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Guadalupe Cloud Swirls
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Guadalupe Cloud Swirls

September 11, 2013
Guadalupe Island is a volcanic edifice that is 35 kilometers (21 miles) long and 240 kilometers (150 miles) off the coast of Mexico’s Baja California peninsula. On the August day when this astronaut photograph was taken, winds were blowing from the north (left) across the island, giving rise to a series of atmospheric eddies that appear as circles and swirls in the clouds downwind.

Obstacles of any kind can set up such vortices—known technically as a Von Karman vortex street—from islands to craters to chimneys. The size of each swirl can be judged from the length of the island. Under ideal conditions, clouds make the swirls visible. However, a vortex street will only form under certain conditions of air speed, atmospheric stability, and obstacle size. Conditions are ideal for production of vortex streets in the vicinity of Guadalupe Island, which is known to produce them almost every day in June, July and August. The phenomenon is named after Theodore von Karman, a Hungarian-American engineer and fluid mechanics expert.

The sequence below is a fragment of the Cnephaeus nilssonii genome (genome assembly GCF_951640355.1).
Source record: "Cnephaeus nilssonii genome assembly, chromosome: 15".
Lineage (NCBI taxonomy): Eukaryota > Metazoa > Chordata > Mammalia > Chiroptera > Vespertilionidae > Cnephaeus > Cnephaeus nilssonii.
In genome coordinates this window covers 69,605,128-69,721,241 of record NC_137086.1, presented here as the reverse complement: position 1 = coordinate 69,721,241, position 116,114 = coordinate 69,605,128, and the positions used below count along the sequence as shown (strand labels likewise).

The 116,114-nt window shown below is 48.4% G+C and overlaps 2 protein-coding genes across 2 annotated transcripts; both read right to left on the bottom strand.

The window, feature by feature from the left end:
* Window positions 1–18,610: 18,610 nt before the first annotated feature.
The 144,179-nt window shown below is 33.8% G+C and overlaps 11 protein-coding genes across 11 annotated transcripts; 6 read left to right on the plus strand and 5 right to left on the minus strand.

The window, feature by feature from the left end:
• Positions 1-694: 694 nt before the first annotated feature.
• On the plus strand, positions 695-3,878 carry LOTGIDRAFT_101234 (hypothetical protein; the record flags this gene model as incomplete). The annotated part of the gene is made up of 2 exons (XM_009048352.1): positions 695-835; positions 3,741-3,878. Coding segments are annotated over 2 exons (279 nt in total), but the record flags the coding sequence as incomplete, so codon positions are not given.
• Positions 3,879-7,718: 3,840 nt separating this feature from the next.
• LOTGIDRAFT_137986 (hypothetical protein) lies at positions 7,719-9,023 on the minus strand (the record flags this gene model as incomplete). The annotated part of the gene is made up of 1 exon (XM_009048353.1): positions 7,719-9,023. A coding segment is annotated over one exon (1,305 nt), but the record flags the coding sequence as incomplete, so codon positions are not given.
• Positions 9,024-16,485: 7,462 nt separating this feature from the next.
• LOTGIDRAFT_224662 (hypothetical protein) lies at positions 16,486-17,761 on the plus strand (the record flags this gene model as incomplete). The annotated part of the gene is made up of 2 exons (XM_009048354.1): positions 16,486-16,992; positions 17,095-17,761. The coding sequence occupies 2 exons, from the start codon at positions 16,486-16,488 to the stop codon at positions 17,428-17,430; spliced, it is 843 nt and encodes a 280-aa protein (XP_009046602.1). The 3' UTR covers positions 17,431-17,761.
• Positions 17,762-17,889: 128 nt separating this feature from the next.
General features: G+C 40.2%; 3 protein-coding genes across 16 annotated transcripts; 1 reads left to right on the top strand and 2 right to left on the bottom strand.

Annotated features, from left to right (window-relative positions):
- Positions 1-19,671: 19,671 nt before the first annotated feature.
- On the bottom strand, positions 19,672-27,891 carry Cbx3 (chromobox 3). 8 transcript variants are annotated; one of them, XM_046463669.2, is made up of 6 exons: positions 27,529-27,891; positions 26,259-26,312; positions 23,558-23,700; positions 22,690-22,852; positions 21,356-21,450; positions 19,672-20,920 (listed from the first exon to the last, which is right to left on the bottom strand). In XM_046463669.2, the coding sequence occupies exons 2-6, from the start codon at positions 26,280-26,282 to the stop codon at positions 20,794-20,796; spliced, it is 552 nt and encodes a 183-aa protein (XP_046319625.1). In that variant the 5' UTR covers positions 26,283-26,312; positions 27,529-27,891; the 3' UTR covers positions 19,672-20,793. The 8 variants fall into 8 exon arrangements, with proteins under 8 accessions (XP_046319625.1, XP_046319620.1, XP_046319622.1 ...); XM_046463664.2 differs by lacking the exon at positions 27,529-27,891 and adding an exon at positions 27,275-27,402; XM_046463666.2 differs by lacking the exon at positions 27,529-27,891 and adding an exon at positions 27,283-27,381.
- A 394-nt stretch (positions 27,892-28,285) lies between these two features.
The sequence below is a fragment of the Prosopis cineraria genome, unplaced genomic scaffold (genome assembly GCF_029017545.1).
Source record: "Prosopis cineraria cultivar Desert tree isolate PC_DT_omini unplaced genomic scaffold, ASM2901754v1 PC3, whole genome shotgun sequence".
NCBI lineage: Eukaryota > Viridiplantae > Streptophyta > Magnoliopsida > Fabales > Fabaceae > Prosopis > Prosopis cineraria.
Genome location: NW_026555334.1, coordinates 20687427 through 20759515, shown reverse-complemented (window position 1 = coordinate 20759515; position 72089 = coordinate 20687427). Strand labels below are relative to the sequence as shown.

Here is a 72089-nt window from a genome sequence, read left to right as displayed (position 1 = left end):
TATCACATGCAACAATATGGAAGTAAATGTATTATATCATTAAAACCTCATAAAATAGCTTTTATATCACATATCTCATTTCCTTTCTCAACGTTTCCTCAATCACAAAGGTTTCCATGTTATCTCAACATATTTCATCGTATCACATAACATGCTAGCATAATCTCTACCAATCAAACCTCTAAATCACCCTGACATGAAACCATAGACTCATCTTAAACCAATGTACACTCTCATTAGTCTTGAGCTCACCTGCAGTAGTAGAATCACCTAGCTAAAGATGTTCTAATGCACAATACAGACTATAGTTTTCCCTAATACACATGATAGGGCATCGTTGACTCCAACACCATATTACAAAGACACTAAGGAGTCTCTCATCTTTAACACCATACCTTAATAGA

Also visible at image top right is a series of parallel cloud lines. Known colloquially as “gravity waves,” these are ripples at the boundary between atmospheric layers of slightly different density. The same phenomenon was recently observed by astronauts onboard the International Space Station while flying over the Great Lakes.

Astronaut photograph ISS036-E-35665 was acquired on August 24, 2013, with a Nikon D3S digital camera using a 50 millimeter lens, and is provided by the ISS Crew Earth Observations experiment and Image Science & Analysis Laboratory, Johnson Space Center. The image was taken by the Expedition 36 crew. It has been cropped and enhanced to improve contrast, and lens artifacts have been removed.

Caption by M. Justin Wilkinson, Jacobs at NASA-JSC.



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